Ambitiously, they call themselves Hyperloop India, a team that hopes to be intimately involved with the Hyperloop project in future. They’re a team primarily consisting of students from India’s BITS Pilani engineering college, and management institutes IIM Ahmedabad (IIM-A) and the Indian School of Business (ISB). They are also representing India in the Final Design Stage of SpaceX’s design challenge.
Hyperloop India is building a pod for Elon Musk’s brainchild, the Hyperloop transportation concept. They are also amongst 35 semi-finalists in the Hyperloop One Global Challenge. Here’s a handy list of the Indian teams who made it to the semi-finals.
These Indian teams are amongst the 35 semi-finalists in Hyperloop One's challenge
Building the pods
However, unlike most other teams in the Hyperloop One Global Challenge, Hyperloop India offers an unique opportunity to understand the pods that you will actually be travelling in. The company is working towards manufacturing India’s first scalable prototype. Known as the OrcaPod (since it looks like an Orca Whale), Hyperloop India's design will be raced at SpaceX’s test track in California. If it wins, the team could very well be part of the “Make In India” efforts Hyperloop One talked about today. It can reach speeds of 460 kph, claims Hyperloop India.
OcraPod, the design Hyperloop India is working on
“Planes travel at high altitudes because of less resistance, imagine a plane travelling inside semi-vacuum,” explains Sibesh Kar, Founder & Team Leader at Hyperloop India. The creation of vacuum within the Hyperloop’s tubes almost eliminates friction, thereby allowing faster speeds. For reference, the Hyperloop is supposed to travel at speeds over 1000 kph when it is fully operational. Of course, no one has achieved these speeds yet.
This, though, sparks another question. How is a human sitting within a pod supposed to withstand such speeds? Kar has a simple answer for that. “The difference is between acceleration and velocity,” he says, “you feel acceleration, not velocity.” The concept is the same as flying, you feel the pressure when the plane is taking off, and when it’s landing, but it’s smooth sailing otherwise. This is exactly what Kar says will happen with the Hyperloop.
When designing the pods, the team was met with another challenge, that of choosing the material it should use. After much back-and-forth, between carbon fiber and aluminium, Hyperloop India settled for the latter. “Aluminium is scalable,” Kar says.
The team estimates that designing, sourcing, manufacturing, testing and the logistics of their pod prototype will cost in the ballpark of around 60 lacs, which would make it one of the most frugally built pod prototypes in the competition.
Designing the route
All of the above is pretty much handled by the BITS Pilani side of the team. Kar says Hyperloop India is more focused on engineering right now, than the routes. However, they have suggested one of the routes that Hyperloop One is going to consider.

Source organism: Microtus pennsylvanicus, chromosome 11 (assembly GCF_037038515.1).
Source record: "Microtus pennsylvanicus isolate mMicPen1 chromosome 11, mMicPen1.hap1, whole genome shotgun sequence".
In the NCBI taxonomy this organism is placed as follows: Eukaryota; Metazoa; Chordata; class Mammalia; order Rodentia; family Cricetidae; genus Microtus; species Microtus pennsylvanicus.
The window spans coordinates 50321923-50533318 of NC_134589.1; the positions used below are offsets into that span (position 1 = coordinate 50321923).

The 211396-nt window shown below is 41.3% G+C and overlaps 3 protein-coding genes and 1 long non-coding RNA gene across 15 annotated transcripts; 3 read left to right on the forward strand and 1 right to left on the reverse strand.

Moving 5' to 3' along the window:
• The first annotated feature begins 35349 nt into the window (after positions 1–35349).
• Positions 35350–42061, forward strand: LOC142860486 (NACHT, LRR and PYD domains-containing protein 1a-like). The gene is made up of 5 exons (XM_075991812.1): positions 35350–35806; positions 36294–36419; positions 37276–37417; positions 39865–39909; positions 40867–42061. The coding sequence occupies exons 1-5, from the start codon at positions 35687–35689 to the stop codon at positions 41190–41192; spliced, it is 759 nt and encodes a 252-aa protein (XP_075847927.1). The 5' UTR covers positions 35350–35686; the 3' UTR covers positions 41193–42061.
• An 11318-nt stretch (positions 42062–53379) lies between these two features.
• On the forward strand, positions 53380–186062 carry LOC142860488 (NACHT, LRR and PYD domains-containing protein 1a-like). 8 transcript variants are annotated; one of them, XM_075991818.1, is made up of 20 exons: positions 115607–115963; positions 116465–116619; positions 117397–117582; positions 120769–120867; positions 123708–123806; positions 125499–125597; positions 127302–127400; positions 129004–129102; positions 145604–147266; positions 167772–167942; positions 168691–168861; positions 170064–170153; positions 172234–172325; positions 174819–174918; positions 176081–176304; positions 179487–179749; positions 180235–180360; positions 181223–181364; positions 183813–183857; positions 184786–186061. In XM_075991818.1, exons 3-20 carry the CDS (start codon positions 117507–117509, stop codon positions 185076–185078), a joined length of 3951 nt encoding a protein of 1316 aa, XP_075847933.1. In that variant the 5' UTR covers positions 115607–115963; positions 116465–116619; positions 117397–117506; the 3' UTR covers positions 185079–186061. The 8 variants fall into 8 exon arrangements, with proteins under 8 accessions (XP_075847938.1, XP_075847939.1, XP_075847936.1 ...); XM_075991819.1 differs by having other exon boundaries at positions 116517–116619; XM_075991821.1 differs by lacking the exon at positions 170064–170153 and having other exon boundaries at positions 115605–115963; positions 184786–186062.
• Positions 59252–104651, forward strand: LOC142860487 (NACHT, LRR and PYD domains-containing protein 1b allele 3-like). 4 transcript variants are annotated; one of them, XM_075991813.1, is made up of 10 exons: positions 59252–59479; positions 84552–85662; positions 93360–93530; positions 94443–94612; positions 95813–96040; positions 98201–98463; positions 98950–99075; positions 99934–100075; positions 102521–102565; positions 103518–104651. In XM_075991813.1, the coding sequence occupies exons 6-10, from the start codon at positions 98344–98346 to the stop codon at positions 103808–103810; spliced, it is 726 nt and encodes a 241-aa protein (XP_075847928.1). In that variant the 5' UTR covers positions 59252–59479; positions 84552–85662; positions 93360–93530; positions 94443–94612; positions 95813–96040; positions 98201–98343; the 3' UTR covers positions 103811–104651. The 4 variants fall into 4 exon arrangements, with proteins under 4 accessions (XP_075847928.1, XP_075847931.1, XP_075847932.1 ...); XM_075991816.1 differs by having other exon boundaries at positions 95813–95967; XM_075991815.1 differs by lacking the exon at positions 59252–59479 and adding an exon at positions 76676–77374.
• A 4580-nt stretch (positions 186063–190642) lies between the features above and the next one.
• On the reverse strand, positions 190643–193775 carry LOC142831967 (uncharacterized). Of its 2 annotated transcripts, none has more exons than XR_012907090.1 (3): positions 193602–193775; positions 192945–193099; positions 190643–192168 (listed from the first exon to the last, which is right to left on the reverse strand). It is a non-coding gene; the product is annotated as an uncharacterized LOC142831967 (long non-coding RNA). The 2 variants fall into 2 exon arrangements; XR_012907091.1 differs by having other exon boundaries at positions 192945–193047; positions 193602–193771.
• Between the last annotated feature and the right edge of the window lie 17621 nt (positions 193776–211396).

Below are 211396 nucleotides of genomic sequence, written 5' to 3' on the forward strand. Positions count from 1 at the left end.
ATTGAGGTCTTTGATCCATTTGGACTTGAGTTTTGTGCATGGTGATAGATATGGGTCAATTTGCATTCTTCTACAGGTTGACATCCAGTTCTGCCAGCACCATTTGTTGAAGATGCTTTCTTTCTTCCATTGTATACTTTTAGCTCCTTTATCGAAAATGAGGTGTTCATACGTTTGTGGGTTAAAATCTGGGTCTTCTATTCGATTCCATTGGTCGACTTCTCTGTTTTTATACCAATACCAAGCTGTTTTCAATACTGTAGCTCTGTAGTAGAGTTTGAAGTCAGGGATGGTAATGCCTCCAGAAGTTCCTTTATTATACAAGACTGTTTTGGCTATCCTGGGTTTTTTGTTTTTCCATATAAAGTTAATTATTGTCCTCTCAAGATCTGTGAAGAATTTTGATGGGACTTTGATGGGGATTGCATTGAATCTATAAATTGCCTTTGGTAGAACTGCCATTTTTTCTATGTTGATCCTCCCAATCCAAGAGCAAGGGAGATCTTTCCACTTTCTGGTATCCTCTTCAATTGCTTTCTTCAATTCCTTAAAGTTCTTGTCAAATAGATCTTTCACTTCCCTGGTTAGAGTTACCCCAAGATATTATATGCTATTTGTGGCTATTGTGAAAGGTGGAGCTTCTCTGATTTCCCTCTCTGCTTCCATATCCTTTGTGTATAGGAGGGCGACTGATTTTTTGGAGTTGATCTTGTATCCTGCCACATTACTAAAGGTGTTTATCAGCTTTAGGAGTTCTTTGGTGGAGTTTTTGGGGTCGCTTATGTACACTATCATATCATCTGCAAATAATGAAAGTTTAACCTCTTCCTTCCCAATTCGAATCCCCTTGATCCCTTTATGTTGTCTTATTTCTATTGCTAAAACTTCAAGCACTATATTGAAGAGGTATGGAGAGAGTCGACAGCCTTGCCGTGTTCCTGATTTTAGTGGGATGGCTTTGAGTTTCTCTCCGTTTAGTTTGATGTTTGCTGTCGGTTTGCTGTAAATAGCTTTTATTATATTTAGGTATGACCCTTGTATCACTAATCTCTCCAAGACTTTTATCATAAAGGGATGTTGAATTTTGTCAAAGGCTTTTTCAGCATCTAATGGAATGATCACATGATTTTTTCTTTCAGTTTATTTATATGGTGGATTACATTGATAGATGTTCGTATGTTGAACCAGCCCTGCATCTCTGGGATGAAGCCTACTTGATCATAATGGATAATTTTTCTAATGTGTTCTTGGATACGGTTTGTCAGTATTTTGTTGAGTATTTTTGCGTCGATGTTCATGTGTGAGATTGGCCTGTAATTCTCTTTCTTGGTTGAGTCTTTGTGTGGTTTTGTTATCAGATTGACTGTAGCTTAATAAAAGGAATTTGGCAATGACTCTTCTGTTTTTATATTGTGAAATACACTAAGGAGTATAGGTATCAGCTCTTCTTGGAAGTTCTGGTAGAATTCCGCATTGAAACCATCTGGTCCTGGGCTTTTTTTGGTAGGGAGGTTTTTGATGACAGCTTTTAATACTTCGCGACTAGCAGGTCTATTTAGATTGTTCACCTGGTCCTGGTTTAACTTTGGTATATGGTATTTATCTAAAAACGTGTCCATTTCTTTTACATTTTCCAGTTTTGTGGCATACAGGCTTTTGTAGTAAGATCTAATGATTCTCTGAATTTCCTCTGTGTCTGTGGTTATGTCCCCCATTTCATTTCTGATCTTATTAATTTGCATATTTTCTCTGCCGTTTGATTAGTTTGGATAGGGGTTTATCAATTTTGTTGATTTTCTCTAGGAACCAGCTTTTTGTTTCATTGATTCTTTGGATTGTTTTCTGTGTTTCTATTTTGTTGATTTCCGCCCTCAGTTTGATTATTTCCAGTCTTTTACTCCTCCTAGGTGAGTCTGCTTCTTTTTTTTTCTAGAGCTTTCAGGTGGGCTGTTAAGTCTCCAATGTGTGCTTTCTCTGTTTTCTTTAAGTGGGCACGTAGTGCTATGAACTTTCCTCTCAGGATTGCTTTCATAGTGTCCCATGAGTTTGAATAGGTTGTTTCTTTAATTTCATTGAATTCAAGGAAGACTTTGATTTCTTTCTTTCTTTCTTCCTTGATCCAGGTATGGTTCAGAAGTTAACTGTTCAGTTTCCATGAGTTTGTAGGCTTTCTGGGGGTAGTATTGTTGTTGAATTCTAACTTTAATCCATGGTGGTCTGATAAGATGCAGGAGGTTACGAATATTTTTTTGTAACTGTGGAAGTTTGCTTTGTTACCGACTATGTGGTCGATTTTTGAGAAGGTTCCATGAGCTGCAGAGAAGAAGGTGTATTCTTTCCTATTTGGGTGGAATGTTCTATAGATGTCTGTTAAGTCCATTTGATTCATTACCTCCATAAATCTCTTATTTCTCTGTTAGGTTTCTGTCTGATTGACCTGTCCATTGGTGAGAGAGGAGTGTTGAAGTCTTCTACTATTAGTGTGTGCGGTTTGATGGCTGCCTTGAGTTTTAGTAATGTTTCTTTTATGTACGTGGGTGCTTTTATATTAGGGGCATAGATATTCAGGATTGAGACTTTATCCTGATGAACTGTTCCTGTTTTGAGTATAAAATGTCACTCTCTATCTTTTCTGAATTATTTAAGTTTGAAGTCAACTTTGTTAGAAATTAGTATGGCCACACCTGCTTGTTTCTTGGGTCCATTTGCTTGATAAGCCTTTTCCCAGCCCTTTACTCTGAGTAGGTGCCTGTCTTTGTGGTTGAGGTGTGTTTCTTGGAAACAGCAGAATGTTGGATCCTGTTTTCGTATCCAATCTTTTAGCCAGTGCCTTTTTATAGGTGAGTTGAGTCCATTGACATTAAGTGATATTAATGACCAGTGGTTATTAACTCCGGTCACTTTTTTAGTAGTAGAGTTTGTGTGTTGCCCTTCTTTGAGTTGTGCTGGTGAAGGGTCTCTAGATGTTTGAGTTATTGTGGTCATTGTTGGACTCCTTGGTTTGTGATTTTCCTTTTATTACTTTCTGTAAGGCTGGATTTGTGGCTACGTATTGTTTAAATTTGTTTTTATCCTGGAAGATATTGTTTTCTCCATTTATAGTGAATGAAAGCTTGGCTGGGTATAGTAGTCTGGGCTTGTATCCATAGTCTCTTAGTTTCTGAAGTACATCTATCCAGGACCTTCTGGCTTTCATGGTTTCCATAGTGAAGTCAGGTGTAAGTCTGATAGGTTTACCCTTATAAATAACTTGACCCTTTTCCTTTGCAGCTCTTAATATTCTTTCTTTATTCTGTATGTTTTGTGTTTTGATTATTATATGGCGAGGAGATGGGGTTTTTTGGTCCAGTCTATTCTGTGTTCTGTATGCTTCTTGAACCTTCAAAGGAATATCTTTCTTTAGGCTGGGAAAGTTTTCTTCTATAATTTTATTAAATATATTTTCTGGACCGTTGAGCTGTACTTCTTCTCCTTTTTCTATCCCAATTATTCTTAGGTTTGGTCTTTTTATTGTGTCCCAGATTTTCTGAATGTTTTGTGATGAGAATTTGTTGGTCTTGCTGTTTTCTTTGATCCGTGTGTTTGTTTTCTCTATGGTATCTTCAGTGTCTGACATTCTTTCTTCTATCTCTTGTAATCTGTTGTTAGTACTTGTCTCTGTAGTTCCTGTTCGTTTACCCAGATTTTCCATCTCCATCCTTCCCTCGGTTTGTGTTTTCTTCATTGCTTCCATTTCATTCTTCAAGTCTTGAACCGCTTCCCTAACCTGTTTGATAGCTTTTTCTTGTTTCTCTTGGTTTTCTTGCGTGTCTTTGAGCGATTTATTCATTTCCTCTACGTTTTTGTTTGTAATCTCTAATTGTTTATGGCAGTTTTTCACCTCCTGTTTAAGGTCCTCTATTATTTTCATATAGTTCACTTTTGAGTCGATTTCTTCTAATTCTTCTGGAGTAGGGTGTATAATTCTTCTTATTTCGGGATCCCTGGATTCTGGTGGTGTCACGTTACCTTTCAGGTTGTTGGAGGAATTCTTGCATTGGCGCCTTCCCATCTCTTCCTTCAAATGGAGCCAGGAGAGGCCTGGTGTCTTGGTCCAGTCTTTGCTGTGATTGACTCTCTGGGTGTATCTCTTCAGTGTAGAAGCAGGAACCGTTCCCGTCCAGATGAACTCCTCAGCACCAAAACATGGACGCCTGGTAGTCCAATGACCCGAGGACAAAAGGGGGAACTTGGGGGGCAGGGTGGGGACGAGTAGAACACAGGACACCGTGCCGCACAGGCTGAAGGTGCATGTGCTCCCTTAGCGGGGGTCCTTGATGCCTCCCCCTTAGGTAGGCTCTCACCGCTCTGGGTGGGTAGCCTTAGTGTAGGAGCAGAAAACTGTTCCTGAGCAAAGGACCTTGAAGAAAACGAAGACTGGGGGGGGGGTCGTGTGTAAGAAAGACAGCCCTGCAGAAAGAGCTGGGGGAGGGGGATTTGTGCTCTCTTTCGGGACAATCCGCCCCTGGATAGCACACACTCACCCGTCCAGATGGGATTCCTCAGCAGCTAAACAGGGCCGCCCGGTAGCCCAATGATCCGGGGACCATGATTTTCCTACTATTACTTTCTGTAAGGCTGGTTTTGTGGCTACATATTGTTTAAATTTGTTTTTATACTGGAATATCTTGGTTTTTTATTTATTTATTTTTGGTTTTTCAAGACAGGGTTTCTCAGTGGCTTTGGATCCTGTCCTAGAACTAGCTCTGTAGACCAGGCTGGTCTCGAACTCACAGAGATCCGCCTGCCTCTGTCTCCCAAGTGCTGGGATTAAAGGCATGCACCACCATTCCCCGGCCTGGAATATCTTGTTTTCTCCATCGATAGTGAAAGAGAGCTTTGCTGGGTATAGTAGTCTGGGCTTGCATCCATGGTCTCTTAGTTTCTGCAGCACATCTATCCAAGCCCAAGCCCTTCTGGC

Hyperloop India thinks Mumbai to Chennai, via Bengaluru, would be a good route to connect. The total distance covered on this route is 1,102 km and it will take 50 minutes in a fully functional Hyperloop system.
Connecting two of India’s biggest ports of course boosts trade capacity. The system would ideally connect the Arabian Sea to the Bay of Bengal, notes Kar. It creates a Suez Canal-like link between India’s costs. The team had to consider factors like geography and transformative effects of such a route, meaning its impact on trade and lives.
When suggesting the route to Hyperloop One, the team presented all possible trade implications, including the number of passengers that would be available, government policies and so on. It performed kind of a cost-benefit analysis of the route. Moreover, it suggested a corridor that isn’t currently being taken care of by the government. “That’s why we didn’t suggest Delhi-Mumbai,” says Kar, “the government already has sanctioned funds for that corridor, for other means of transport.”
Working with others
Government policies are also taken into account. Hyperloop India has TRA, a law firm, on board for registering the other teams etc. The company has been working side-by-side with Invest India and Startup India, who are helping its business efforts. It’s also trying to build a stakeholder network for future plans, if they so materialise. The team is also working with the Rail India Technical and Economic Service (RITES) to "explore how the Hyperloop could be a solution to the Mission 350+ initiative". Mission 350+ is an initiative by the Indian Rail Ministry to introduce magnetic levitation in Indian rail, while slowly phasing out the legacy infrastructure that the country currently has.
Advisors and partners for Hyperloop India include Faiveley Transport, Invest India, RITES, Niti Aayog, DP World India and Startup India. Of these, DP World India, a shipping company, holds a stake in the Hyperloop One Dubai project already. Hyperloop India's primary investment comes from Invest India and Faiveley Transport. However, the team can't get funds till its model is approved by SpaceX, which is awaited at the moment.
Of course, all this is a long way from completion right now. Hyperloop India has to first win the SpaceX Design Challenge, or the Hyperloop One challenge. It’s in the second to last stage for both of those competitions right now. Winning this would be a step in the right direction, but the a full fledged Hyperloop is a long way from being a reality.
When asked what its involvement with Hyperloop One would be, Kar admits that things are still at a nascent stage. Sources at Hyperloop One say that the inputs these teams provide are important, and the company gets local knowledge through them.
Note: All photos are property of Hyperloop India.
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